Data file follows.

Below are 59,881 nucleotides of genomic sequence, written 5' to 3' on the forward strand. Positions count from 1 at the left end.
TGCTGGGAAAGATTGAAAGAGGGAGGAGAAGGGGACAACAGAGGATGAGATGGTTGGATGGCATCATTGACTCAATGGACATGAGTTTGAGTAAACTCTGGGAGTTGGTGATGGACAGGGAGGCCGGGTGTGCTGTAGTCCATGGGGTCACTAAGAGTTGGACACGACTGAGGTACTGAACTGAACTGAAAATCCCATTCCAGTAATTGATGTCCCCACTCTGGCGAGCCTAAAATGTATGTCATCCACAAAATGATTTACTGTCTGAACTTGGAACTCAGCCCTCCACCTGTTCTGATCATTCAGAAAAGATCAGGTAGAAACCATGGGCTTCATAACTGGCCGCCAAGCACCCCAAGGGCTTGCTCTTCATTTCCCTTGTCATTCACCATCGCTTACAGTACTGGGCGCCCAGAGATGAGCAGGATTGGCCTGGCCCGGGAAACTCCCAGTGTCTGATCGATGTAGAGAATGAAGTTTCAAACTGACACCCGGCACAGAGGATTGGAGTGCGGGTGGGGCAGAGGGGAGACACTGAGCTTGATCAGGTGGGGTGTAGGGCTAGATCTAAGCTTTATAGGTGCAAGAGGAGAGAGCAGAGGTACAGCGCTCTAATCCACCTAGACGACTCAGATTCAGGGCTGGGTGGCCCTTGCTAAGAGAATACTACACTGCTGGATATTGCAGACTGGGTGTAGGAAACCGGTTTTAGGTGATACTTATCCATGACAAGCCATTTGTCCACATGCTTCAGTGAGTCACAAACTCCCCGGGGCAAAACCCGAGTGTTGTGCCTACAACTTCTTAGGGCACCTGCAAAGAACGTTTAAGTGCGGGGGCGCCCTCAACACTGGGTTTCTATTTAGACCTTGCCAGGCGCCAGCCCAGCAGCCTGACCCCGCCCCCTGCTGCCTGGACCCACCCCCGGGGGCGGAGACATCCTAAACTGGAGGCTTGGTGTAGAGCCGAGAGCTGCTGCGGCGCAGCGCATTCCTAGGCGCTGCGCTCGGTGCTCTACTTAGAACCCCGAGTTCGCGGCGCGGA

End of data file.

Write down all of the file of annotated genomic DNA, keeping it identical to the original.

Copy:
Below are 59,881 nucleotides of genomic sequence, written 5' to 3' on the forward strand. Positions count from 1 at the left end.
TGCTGGGAAAGATTGAAAGAGGGAGGAGAAGGGGACAACAGAGGATGAGATGGTTGGATGGCATCATTGACTCAATGGACATGAGTTTGAGTAAACTCTGGGAGTTGGTGATGGACAGGGAGGCCGGGTGTGCTGTAGTCCATGGGGTCACTAAGAGTTGGACACGACTGAGGTACTGAACTGAACTGAAAATCCCATTCCAGTAATTGATGTCCCCACTCTGGCGAGCCTAAAATGTATGTCATCCACAAAATGATTTACTGTCTGAACTTGGAACTCAGCCCTCCACCTGTTCTGATCATTCAGAAAAGATCAGGTAGAAACCATGGGCTTCATAACTGGCCGCCAAGCACCCCAAGGGCTTGCTCTTCATTTCCCTTGTCATTCACCATCGCTTACAGTACTGGGCGCCCAGAGATGAGCAGGATTGGCCTGGCCCGGGAAACTCCCAGTGTCTGATCGATGTAGAGAATGAAGTTTCAAACTGACACCCGGCACAGAGGATTGGAGTGCGGGTGGGGCAGAGGGGAGACACTGAGCTTGATCAGGTGGGGTGTAGGGCTAGATCTAAGCTTTATAGGTGCAAGAGGAGAGAGCAGAGGTACAGCGCTCTAATCCACCTAGACGACTCAGATTCAGGGCTGGGTGGCCCTTGCTAAGAGAATACTACACTGCTGGATATTGCAGACTGGGTGTAGGAAACCGGTTTTAGGTGATACTTATCCATGACAAGCCATTTGTCCACATGCTTCAGTGAGTCACAAACTCCCCGGGGCAAAACCCGAGTGTTGTGCCTACAACTTCTTAGGGCACCTGCAAAGAACGTTTAAGTGCGGGGGCGCCCTCAACACTGGGTTTCTATTTAGACCTTGCCAGGCGCCAGCCCAGCAGCCTGACCCCGCCCCCTGCTGCCTGGACCCACCCCCGGGGGCGGAGACATCCTAAACTGGAGGCTTGGTGTAGAGCCGAGAGCTGCTGCGGCGCAGCGCATTCCTAGGCGCTGCGCTCGGTGCTCTACTTAGAACCCCGAGTTCGCGGCGCGGA